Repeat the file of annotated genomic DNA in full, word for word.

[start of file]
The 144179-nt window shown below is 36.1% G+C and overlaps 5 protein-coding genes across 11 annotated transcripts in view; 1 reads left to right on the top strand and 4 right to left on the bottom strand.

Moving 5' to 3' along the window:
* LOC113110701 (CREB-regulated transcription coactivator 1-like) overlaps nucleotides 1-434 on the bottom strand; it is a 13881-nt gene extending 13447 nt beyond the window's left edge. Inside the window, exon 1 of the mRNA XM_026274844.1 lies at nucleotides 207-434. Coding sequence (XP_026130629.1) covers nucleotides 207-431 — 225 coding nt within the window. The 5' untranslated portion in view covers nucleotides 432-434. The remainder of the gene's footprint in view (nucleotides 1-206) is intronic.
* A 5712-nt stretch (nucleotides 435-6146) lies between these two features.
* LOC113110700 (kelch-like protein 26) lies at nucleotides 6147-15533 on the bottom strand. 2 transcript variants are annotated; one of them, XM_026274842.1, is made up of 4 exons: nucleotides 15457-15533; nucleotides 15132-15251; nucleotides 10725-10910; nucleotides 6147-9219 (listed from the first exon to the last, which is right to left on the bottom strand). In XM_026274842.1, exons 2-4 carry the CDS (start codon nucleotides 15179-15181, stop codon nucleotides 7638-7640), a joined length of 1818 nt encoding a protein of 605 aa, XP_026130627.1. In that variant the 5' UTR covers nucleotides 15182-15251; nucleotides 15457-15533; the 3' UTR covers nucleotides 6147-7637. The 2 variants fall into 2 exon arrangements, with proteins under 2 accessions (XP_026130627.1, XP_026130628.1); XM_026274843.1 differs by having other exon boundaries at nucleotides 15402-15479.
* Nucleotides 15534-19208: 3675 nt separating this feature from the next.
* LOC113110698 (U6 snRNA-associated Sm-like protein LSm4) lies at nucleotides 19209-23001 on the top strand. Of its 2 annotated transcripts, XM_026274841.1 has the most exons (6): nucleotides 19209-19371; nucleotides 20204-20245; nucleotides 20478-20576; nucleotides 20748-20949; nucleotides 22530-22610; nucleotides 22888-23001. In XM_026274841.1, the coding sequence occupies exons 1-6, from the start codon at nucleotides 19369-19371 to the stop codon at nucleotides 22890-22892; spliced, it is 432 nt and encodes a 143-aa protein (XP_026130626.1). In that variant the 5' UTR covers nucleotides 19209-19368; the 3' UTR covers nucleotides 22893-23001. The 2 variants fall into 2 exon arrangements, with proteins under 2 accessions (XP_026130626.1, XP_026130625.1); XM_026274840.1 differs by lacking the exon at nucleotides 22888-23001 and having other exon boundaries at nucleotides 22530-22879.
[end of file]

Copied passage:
The 144179-nt window shown below is 36.1% G+C and overlaps 5 protein-coding genes across 11 annotated transcripts in view; 1 reads left to right on the top strand and 4 right to left on the bottom strand.

Moving 5' to 3' along the window:
* LOC113110701 (CREB-regulated transcription coactivator 1-like) overlaps nucleotides 1-434 on the bottom strand; it is a 13881-nt gene extending 13447 nt beyond the window's left edge. Inside the window, exon 1 of the mRNA XM_026274844.1 lies at nucleotides 207-434. Coding sequence (XP_026130629.1) covers nucleotides 207-431 — 225 coding nt within the window. The 5' untranslated portion in view covers nucleotides 432-434. The remainder of the gene's footprint in view (nucleotides 1-206) is intronic.
* A 5712-nt stretch (nucleotides 435-6146) lies between these two features.
* LOC113110700 (kelch-like protein 26) lies at nucleotides 6147-15533 on the bottom strand. 2 transcript variants are annotated; one of them, XM_026274842.1, is made up of 4 exons: nucleotides 15457-15533; nucleotides 15132-15251; nucleotides 10725-10910; nucleotides 6147-9219 (listed from the first exon to the last, which is right to left on the bottom strand). In XM_026274842.1, exons 2-4 carry the CDS (start codon nucleotides 15179-15181, stop codon nucleotides 7638-7640), a joined length of 1818 nt encoding a protein of 605 aa, XP_026130627.1. In that variant the 5' UTR covers nucleotides 15182-15251; nucleotides 15457-15533; the 3' UTR covers nucleotides 6147-7637. The 2 variants fall into 2 exon arrangements, with proteins under 2 accessions (XP_026130627.1, XP_026130628.1); XM_026274843.1 differs by having other exon boundaries at nucleotides 15402-15479.
* Nucleotides 15534-19208: 3675 nt separating this feature from the next.
* LOC113110698 (U6 snRNA-associated Sm-like protein LSm4) lies at nucleotides 19209-23001 on the top strand. Of its 2 annotated transcripts, XM_026274841.1 has the most exons (6): nucleotides 19209-19371; nucleotides 20204-20245; nucleotides 20478-20576; nucleotides 20748-20949; nucleotides 22530-22610; nucleotides 22888-23001. In XM_026274841.1, the coding sequence occupies exons 1-6, from the start codon at nucleotides 19369-19371 to the stop codon at nucleotides 22890-22892; spliced, it is 432 nt and encodes a 143-aa protein (XP_026130626.1). In that variant the 5' UTR covers nucleotides 19209-19368; the 3' UTR covers nucleotides 22893-23001. The 2 variants fall into 2 exon arrangements, with proteins under 2 accessions (XP_026130626.1, XP_026130625.1); XM_026274840.1 differs by lacking the exon at nucleotides 22888-23001 and having other exon boundaries at nucleotides 22530-22879.